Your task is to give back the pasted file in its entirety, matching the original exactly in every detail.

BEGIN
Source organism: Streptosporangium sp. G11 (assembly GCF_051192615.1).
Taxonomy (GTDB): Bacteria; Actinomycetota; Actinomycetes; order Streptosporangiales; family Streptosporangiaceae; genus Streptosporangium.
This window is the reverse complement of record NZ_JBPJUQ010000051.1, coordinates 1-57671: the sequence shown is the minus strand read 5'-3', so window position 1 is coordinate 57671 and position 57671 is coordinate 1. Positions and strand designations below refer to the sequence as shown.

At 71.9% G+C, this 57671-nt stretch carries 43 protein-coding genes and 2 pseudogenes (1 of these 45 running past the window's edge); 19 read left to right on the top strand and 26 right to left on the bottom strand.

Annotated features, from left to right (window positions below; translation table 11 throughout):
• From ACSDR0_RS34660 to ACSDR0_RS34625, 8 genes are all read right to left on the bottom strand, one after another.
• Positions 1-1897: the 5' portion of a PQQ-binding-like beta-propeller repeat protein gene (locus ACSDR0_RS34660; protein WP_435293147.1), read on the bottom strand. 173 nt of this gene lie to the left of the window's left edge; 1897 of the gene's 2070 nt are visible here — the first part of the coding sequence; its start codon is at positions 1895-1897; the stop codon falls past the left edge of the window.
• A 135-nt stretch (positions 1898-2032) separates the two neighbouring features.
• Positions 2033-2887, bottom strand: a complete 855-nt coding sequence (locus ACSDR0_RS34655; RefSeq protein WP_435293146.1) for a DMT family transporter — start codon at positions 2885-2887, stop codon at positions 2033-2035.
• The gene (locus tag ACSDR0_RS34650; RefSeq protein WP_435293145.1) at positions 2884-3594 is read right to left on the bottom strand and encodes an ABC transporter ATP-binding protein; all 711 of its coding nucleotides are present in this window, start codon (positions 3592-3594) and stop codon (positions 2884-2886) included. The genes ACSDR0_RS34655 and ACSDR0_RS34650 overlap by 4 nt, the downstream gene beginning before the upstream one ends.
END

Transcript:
Source organism: Streptosporangium sp. G11 (assembly GCF_051192615.1).
Taxonomy (GTDB): Bacteria; Actinomycetota; Actinomycetes; order Streptosporangiales; family Streptosporangiaceae; genus Streptosporangium.
This window is the reverse complement of record NZ_JBPJUQ010000051.1, coordinates 1-57671: the sequence shown is the minus strand read 5'-3', so window position 1 is coordinate 57671 and position 57671 is coordinate 1. Positions and strand designations below refer to the sequence as shown.

At 71.9% G+C, this 57671-nt stretch carries 43 protein-coding genes and 2 pseudogenes (1 of these 45 running past the window's edge); 19 read left to right on the top strand and 26 right to left on the bottom strand.

Annotated features, from left to right (window positions below; translation table 11 throughout):
• From ACSDR0_RS34660 to ACSDR0_RS34625, 8 genes are all read right to left on the bottom strand, one after another.
• Positions 1-1897: the 5' portion of a PQQ-binding-like beta-propeller repeat protein gene (locus ACSDR0_RS34660; protein WP_435293147.1), read on the bottom strand. 173 nt of this gene lie to the left of the window's left edge; 1897 of the gene's 2070 nt are visible here — the first part of the coding sequence; its start codon is at positions 1895-1897; the stop codon falls past the left edge of the window.
• A 135-nt stretch (positions 1898-2032) separates the two neighbouring features.
• Positions 2033-2887, bottom strand: a complete 855-nt coding sequence (locus ACSDR0_RS34655; RefSeq protein WP_435293146.1) for a DMT family transporter — start codon at positions 2885-2887, stop codon at positions 2033-2035.
• The gene (locus tag ACSDR0_RS34650; RefSeq protein WP_435293145.1) at positions 2884-3594 is read right to left on the bottom strand and encodes an ABC transporter ATP-binding protein; all 711 of its coding nucleotides are present in this window, start codon (positions 3592-3594) and stop codon (positions 2884-2886) included. The genes ACSDR0_RS34655 and ACSDR0_RS34650 overlap by 4 nt, the downstream gene beginning before the upstream one ends.